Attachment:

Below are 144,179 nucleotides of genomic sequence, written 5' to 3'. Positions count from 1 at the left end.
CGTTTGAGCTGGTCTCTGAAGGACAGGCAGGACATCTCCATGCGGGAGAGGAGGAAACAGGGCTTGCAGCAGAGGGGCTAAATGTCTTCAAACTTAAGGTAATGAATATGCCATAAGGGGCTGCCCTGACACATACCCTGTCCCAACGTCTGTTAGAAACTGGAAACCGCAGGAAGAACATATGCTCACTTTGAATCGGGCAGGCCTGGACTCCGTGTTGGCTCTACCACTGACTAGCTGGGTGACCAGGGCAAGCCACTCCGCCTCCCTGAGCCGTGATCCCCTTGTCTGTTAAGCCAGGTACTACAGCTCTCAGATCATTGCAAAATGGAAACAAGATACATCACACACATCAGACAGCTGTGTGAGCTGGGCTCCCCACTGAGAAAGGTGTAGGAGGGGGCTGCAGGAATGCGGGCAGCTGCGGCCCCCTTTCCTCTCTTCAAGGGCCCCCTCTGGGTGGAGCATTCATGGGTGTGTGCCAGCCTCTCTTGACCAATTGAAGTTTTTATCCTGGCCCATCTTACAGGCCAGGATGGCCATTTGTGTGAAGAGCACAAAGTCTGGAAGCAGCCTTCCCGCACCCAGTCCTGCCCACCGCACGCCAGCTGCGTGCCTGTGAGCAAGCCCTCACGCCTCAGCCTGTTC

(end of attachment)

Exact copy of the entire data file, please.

Below are 144,179 nucleotides of genomic sequence, written 5' to 3'. Positions count from 1 at the left end.
CGTTTGAGCTGGTCTCTGAAGGACAGGCAGGACATCTCCATGCGGGAGAGGAGGAAACAGGGCTTGCAGCAGAGGGGCTAAATGTCTTCAAACTTAAGGTAATGAATATGCCATAAGGGGCTGCCCTGACACATACCCTGTCCCAACGTCTGTTAGAAACTGGAAACCGCAGGAAGAACATATGCTCACTTTGAATCGGGCAGGCCTGGACTCCGTGTTGGCTCTACCACTGACTAGCTGGGTGACCAGGGCAAGCCACTCCGCCTCCCTGAGCCGTGATCCCCTTGTCTGTTAAGCCAGGTACTACAGCTCTCAGATCATTGCAAAATGGAAACAAGATACATCACACACATCAGACAGCTGTGTGAGCTGGGCTCCCCACTGAGAAAGGTGTAGGAGGGGGCTGCAGGAATGCGGGCAGCTGCGGCCCCCTTTCCTCTCTTCAAGGGCCCCCTCTGGGTGGAGCATTCATGGGTGTGTGCCAGCCTCTCTTGACCAATTGAAGTTTTTATCCTGGCCCATCTTACAGGCCAGGATGGCCATTTGTGTGAAGAGCACAAAGTCTGGAAGCAGCCTTCCCGCACCCAGTCCTGCCCACCGCACGCCAGCTGCGTGCCTGTGAGCAAGCCCTCACGCCTCAGCCTGTTC